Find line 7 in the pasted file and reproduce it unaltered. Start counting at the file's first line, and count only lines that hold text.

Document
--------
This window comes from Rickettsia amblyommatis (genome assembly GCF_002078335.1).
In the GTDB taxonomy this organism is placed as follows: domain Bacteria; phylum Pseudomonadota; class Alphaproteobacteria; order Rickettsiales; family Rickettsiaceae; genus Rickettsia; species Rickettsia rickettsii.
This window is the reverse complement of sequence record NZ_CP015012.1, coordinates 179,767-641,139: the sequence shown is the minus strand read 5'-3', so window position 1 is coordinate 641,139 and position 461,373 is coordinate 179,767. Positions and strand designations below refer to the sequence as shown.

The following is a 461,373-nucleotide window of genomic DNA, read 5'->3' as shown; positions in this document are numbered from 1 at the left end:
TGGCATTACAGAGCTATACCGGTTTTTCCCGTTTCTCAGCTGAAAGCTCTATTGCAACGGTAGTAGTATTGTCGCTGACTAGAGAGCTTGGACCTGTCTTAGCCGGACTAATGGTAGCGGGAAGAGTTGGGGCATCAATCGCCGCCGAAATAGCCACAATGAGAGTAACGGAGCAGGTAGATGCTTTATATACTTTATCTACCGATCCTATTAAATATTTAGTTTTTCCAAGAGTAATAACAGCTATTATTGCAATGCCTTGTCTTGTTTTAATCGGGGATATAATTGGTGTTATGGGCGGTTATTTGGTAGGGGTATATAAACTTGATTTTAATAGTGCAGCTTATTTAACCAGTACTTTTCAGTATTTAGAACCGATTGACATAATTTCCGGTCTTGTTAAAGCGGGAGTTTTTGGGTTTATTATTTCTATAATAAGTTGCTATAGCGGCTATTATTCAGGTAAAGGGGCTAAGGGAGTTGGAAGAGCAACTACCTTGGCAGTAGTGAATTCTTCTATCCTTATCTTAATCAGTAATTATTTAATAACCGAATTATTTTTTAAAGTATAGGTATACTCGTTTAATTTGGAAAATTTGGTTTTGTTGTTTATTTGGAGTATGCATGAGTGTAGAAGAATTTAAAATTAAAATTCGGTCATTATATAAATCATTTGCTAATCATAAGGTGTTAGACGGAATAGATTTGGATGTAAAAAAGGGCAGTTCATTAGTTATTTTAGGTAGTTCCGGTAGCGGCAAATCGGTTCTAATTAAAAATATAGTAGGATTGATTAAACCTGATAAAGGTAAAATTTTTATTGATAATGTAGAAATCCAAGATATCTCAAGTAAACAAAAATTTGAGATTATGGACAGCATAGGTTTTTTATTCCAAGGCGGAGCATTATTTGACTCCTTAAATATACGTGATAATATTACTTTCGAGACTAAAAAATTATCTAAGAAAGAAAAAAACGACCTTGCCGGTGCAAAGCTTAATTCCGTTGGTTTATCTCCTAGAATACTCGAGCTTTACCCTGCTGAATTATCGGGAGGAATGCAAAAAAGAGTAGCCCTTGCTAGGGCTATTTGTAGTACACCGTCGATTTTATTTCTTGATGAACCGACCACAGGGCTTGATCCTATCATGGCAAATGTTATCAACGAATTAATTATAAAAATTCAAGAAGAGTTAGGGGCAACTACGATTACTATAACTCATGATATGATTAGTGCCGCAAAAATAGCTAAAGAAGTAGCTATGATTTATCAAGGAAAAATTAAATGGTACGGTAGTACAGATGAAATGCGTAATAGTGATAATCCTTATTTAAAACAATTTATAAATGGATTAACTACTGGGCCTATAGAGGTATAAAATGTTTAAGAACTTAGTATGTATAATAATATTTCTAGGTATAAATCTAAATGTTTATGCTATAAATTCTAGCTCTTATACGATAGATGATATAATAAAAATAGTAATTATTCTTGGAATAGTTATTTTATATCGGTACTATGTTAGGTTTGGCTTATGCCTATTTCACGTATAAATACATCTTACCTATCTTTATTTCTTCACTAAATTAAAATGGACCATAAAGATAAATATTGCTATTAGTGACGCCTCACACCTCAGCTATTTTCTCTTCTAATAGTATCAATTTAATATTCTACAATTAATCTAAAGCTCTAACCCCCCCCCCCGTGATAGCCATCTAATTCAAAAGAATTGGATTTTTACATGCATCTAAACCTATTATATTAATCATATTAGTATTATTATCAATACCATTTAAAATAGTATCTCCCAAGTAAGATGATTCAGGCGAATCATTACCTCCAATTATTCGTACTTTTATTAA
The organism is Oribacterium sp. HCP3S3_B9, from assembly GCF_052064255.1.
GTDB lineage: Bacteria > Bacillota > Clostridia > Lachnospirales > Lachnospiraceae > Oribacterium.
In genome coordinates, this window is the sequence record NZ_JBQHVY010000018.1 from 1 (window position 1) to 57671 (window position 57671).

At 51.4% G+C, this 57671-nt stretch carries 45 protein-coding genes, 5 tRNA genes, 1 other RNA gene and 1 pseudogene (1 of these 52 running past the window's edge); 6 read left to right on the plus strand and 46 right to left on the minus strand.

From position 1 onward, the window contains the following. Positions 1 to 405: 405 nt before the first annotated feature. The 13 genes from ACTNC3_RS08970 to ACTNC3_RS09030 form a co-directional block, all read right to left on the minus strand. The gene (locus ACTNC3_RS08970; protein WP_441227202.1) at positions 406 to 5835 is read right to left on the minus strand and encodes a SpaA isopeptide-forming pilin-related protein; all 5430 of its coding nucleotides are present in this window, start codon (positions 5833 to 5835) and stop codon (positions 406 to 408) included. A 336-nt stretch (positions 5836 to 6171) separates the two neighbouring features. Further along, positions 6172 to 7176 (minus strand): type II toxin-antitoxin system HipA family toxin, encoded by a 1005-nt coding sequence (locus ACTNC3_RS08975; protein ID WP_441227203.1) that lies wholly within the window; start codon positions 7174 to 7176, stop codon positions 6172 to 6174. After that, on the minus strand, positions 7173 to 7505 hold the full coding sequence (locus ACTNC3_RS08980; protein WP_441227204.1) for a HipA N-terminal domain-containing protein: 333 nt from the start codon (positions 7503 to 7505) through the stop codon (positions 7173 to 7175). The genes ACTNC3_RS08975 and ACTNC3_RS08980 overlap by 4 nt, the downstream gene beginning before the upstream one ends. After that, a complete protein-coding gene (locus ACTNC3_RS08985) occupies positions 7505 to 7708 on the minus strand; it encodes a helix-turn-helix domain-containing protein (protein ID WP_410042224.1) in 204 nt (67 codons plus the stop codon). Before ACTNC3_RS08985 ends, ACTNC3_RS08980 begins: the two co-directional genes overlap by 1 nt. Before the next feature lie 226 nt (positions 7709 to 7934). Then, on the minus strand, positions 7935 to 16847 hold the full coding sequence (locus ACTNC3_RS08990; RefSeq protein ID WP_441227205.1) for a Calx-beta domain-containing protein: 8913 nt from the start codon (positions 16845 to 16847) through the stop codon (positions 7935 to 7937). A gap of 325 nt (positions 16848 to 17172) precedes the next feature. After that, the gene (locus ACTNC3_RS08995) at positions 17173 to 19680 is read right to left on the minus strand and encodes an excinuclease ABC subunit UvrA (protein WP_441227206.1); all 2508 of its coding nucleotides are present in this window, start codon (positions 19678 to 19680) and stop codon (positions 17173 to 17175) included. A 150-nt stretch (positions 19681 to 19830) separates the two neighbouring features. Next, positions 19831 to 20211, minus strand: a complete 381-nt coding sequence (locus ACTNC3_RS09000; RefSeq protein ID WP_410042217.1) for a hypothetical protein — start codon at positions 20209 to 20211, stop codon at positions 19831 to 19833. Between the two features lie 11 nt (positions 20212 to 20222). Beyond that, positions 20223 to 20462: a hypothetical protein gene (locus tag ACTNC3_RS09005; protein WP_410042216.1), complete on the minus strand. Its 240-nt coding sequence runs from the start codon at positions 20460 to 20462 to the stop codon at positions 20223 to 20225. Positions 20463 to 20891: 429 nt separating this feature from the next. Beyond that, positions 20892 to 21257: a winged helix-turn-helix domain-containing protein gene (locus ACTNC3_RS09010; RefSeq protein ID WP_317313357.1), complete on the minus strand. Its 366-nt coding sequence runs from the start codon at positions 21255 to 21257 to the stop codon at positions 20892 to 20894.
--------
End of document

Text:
GTDB lineage: Bacteria > Bacillota > Clostridia > Lachnospirales > Lachnospiraceae > Oribacterium.